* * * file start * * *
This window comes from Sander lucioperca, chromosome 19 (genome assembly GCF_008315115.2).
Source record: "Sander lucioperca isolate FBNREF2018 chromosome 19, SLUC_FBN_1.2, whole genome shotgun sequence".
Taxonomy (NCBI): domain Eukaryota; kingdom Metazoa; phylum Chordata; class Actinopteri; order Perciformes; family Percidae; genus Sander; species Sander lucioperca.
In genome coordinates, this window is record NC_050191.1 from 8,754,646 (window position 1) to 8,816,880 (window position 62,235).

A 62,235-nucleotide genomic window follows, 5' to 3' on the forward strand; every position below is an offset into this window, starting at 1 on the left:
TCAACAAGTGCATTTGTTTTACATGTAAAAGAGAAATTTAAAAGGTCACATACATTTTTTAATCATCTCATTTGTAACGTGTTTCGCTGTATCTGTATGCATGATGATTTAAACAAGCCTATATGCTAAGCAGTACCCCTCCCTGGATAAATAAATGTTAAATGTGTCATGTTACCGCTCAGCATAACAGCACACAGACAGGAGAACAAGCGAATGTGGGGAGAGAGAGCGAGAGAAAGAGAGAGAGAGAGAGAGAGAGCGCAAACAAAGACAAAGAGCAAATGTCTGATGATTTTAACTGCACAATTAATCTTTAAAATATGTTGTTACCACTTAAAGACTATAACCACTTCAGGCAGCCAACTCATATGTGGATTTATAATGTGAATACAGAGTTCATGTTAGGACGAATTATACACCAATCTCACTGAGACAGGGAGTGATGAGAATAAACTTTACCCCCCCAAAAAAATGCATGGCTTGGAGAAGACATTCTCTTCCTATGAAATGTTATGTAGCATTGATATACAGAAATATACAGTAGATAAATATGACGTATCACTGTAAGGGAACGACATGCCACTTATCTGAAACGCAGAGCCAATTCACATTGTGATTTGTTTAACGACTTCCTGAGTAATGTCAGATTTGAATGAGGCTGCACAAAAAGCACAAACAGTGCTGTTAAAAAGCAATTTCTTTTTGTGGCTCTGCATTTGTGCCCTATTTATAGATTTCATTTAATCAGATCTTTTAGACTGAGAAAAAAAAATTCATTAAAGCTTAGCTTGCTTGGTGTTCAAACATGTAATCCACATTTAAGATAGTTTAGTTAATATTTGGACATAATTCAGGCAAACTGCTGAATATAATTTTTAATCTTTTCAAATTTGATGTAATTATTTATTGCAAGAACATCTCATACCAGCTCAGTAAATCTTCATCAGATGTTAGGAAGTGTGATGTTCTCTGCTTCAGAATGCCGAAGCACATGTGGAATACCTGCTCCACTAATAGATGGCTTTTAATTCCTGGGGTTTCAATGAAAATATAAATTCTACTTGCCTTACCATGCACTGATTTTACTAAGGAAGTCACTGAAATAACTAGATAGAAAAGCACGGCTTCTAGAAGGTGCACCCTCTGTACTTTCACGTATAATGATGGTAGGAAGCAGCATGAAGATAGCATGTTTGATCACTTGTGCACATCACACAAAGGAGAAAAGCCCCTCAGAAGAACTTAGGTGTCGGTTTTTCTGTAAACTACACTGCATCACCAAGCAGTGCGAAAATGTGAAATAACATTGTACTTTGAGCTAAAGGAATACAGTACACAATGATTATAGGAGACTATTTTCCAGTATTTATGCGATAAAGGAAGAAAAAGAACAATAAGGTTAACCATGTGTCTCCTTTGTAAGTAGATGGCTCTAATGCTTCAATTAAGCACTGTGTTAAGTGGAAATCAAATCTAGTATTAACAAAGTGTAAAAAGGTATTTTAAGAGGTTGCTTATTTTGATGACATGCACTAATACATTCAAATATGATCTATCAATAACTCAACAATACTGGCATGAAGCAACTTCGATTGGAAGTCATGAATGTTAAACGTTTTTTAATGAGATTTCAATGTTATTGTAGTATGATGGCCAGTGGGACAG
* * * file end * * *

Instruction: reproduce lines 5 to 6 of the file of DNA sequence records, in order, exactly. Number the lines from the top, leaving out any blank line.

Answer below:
A 62,235-nucleotide genomic window follows, 5' to 3' on the forward strand; every position below is an offset into this window, starting at 1 on the left:
TCAACAAGTGCATTTGTTTTACATGTAAAAGAGAAATTTAAAAGGTCACATACATTTTTTAATCATCTCATTTGTAACGTGTTTCGCTGTATCTGTATGCATGATGATTTAAACAAGCCTATATGCTAAGCAGTACCCCTCCCTGGATAAATAAATGTTAAATGTGTCATGTTACCGCTCAGCATAACAGCACACAGACAGGAGAACAAGCGAATGTGGGGAGAGAGAGCGAGAGAAAGAGAGAGAGAGAGAGAGAGAGCGCAAACAAAGACAAAGAGCAAATGTCTGATGATTTTAACTGCACAATTAATCTTTAAAATATGTTGTTACCACTTAAAGACTATAACCACTTCAGGCAGCCAACTCATATGTGGATTTATAATGTGAATACAGAGTTCATGTTAGGACGAATTATACACCAATCTCACTGAGACAGGGAGTGATGAGAATAAACTTTACCCCCCCAAAAAAATGCATGGCTTGGAGAAGACATTCTCTTCCTATGAAATGTTATGTAGCATTGATATACAGAAATATACAGTAGATAAATATGACGTATCACTGTAAGGGAACGACATGCCACTTATCTGAAACGCAGAGCCAATTCACATTGTGATTTGTTTAACGACTTCCTGAGTAATGTCAGATTTGAATGAGGCTGCACAAAAAGCACAAACAGTGCTGTTAAAAAGCAATTTCTTTTTGTGGCTCTGCATTTGTGCCCTATTTATAGATTTCATTTAATCAGATCTTTTAGACTGAGAAAAAAAAATTCATTAAAGCTTAGCTTGCTTGGTGTTCAAACATGTAATCCACATTTAAGATAGTTTAGTTAATATTTGGACATAATTCAGGCAAACTGCTGAATATAATTTTTAATCTTTTCAAATTTGATGTAATTATTTATTGCAAGAACATCTCATACCAGCTCAGTAAATCTTCATCAGATGTTAGGAAGTGTGATGTTCTCTGCTTCAGAATGCCGAAGCACATGTGGAATACCTGCTCCACTAATAGATGGCTTTTAATTCCTGGGGTTTCAATGAAAATATAAATTCTACTTGCCTTACCATGCACTGATTTTACTAAGGAAGTCACTGAAATAACTAGATAGAAAAGCACGGCTTCTAGAAGGTGCACCCTCTGTACTTTCACGTATAATGATGGTAGGAAGCAGCATGAAGATAGCATGTTTGATCACTTGTGCACATCACACAAAGGAGAAAAGCCCCTCAGAAGAACTTAGGTGTCGGTTTTTCTGTAAACTACACTGCATCACCAAGCAGTGCGAAAATGTGAAATAACATTGTACTTTGAGCTAAAGGAATACAGTACACAATGATTATAGGAGACTATTTTCCAGTATTTATGCGATAAAGGAAGAAAAAGAACAATAAGGTTAACCATGTGTCTCCTTTGTAAGTAGATGGCTCTAATGCTTCAATTAAGCACTGTGTTAAGTGGAAATCAAATCTAGTATTAACAAAGTGTAAAAAGGTATTTTAAGAGGTTGCTTATTTTGATGACATGCACTAATACATTCAAATATGATCTATCAATAACTCAACAATACTGGCATGAAGCAACTTCGATTGGAAGTCATGAATGTTAAACGTTTTTTAATGAGATTTCAATGTTATTGTAGTATGATGGCCAGTGGGACAG